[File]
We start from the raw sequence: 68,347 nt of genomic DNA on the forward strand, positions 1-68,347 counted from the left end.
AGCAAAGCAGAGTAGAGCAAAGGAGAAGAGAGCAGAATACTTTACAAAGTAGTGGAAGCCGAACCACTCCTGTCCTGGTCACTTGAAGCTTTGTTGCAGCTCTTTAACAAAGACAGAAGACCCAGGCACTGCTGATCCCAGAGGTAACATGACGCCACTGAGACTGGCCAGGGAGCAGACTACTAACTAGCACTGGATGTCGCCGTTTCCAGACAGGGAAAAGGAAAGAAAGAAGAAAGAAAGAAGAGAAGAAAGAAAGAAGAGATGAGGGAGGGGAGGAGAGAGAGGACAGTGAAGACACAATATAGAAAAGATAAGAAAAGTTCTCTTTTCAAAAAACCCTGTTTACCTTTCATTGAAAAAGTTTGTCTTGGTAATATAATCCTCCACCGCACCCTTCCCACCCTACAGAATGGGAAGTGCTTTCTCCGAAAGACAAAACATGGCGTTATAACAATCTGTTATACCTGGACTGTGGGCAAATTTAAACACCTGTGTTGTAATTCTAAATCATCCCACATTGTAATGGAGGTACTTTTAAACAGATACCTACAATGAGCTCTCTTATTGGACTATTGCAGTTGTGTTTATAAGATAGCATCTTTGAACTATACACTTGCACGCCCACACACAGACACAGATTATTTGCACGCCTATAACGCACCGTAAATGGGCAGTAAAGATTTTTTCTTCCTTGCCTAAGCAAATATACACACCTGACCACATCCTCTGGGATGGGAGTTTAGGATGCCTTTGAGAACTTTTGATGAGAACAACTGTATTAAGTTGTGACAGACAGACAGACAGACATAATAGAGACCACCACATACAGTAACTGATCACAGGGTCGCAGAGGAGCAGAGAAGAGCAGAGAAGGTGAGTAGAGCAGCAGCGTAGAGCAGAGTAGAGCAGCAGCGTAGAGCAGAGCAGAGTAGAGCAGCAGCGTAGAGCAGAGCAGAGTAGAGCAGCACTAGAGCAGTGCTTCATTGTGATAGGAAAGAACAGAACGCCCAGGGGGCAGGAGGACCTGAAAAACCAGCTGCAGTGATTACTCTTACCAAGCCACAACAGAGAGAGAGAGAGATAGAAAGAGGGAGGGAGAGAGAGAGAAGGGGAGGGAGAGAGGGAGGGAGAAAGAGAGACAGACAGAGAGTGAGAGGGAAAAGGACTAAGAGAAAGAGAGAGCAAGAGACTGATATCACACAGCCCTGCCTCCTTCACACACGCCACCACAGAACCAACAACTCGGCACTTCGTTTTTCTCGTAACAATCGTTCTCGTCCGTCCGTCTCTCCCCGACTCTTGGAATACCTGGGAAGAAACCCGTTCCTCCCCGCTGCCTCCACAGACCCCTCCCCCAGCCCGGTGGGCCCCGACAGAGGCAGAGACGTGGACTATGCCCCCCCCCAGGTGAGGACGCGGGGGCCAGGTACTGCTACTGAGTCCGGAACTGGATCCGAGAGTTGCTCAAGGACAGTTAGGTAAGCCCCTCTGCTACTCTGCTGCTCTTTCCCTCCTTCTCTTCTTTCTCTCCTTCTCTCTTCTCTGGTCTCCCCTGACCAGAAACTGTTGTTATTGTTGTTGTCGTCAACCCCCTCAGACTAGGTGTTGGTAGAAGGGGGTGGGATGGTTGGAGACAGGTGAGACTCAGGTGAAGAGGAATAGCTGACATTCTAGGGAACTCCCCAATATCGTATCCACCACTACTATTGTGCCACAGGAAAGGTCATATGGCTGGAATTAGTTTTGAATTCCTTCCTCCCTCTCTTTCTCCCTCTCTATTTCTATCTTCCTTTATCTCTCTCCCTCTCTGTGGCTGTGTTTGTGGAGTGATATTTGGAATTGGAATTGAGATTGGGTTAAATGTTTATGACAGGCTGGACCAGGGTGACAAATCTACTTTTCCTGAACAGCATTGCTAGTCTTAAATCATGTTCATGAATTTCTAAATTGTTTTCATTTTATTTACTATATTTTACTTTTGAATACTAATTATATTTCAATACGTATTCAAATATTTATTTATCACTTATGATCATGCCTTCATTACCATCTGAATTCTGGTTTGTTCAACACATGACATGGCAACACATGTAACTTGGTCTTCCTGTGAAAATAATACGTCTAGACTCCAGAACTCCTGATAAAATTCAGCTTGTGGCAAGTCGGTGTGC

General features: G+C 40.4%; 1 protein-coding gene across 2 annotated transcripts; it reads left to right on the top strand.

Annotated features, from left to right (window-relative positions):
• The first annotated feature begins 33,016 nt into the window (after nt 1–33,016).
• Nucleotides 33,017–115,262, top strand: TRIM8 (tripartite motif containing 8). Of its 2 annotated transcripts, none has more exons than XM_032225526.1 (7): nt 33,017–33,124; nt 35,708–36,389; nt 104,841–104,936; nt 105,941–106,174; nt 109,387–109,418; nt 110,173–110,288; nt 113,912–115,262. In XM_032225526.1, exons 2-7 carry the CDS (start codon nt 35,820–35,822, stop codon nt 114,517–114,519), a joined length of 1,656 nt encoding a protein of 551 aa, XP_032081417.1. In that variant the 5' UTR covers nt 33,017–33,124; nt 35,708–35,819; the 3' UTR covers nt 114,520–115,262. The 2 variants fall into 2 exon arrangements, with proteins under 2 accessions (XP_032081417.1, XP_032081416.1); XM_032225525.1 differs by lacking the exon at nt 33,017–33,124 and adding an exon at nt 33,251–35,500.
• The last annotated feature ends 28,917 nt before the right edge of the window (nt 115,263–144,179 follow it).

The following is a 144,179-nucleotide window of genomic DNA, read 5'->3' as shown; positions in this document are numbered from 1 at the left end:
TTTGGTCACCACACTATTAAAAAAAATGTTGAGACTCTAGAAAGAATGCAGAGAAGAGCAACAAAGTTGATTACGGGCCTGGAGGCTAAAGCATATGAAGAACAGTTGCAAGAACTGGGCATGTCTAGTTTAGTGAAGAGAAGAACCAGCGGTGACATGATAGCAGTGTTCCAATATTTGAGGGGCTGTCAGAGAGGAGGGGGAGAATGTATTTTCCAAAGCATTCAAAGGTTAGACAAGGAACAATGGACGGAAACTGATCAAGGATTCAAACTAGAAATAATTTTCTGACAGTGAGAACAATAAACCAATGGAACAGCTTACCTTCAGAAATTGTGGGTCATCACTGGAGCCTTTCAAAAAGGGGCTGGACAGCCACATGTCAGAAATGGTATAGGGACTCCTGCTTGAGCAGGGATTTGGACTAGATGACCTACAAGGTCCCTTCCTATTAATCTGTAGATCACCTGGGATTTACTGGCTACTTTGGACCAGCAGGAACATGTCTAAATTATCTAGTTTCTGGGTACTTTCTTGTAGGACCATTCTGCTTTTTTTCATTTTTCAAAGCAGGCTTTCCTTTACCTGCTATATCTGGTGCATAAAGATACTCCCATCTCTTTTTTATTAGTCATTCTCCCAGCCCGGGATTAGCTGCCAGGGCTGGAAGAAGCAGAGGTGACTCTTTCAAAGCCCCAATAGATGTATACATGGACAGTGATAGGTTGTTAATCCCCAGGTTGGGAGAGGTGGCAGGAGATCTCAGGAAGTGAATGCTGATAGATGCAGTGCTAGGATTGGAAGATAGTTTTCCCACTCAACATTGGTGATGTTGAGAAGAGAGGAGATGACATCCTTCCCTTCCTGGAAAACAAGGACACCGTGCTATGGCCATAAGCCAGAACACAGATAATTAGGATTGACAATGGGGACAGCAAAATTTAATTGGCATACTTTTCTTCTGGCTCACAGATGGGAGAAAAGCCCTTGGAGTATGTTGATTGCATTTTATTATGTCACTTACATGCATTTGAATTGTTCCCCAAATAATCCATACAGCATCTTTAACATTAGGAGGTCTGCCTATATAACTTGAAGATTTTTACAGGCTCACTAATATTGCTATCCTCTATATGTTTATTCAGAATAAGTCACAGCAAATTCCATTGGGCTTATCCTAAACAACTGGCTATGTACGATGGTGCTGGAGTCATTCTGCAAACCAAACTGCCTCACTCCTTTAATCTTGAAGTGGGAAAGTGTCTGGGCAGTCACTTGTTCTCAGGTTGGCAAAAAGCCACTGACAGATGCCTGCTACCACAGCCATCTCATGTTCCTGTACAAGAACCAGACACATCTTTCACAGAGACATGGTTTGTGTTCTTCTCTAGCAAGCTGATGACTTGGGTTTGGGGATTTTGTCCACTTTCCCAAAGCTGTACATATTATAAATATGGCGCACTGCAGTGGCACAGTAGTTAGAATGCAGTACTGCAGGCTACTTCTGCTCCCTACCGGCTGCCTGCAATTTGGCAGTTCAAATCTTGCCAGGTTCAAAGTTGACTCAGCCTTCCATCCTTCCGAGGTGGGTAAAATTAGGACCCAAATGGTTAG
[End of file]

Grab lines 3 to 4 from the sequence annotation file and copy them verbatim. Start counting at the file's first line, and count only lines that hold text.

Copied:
General features: G+C 40.4%; 1 protein-coding gene across 2 annotated transcripts; it reads left to right on the top strand.

Annotated features, from left to right (window-relative positions):